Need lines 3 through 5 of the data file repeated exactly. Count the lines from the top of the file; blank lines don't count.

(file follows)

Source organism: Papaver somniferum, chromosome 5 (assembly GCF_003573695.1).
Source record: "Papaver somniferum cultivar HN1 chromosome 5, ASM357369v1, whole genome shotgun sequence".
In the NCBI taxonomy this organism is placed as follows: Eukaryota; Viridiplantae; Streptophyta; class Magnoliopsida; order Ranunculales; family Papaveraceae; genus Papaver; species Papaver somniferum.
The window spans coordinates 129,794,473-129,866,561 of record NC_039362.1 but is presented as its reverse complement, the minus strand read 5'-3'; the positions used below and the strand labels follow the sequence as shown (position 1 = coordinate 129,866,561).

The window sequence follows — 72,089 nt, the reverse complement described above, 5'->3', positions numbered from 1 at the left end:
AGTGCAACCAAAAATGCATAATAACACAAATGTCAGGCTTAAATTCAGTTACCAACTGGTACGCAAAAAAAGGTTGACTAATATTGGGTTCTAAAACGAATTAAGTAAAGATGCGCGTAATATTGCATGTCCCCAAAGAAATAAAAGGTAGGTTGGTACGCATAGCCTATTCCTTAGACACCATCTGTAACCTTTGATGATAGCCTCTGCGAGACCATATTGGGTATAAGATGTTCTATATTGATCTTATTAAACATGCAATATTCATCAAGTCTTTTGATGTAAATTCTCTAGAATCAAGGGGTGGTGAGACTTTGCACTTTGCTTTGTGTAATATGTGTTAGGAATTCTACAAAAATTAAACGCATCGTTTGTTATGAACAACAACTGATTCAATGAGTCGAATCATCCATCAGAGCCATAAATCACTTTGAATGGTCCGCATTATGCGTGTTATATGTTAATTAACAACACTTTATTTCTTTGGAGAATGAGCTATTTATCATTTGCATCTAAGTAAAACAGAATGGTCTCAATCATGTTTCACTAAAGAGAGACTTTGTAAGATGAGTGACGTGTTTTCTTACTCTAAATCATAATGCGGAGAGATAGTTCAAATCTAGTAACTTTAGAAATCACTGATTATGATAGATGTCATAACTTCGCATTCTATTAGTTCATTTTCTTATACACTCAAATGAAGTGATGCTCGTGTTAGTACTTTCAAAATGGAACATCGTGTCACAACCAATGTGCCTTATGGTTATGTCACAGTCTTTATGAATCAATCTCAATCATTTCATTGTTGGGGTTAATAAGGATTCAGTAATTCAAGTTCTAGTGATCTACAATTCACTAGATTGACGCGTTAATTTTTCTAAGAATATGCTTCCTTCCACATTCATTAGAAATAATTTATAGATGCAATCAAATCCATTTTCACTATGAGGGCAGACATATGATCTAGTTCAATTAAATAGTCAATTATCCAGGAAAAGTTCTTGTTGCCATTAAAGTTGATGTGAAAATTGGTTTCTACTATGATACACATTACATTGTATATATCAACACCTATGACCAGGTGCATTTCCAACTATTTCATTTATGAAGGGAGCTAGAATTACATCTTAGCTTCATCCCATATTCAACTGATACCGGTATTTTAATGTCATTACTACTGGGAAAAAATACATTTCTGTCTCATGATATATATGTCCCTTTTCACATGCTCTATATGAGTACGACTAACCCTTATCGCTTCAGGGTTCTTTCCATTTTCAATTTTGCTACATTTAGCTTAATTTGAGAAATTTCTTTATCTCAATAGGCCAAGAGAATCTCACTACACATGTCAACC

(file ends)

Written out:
In the NCBI taxonomy this organism is placed as follows: Eukaryota; Viridiplantae; Streptophyta; class Magnoliopsida; order Ranunculales; family Papaveraceae; genus Papaver; species Papaver somniferum.
The window spans coordinates 129,794,473-129,866,561 of record NC_039362.1 but is presented as its reverse complement, the minus strand read 5'-3'; the positions used below and the strand labels follow the sequence as shown (position 1 = coordinate 129,866,561).

The window sequence follows — 72,089 nt, the reverse complement described above, 5'->3', positions numbered from 1 at the left end: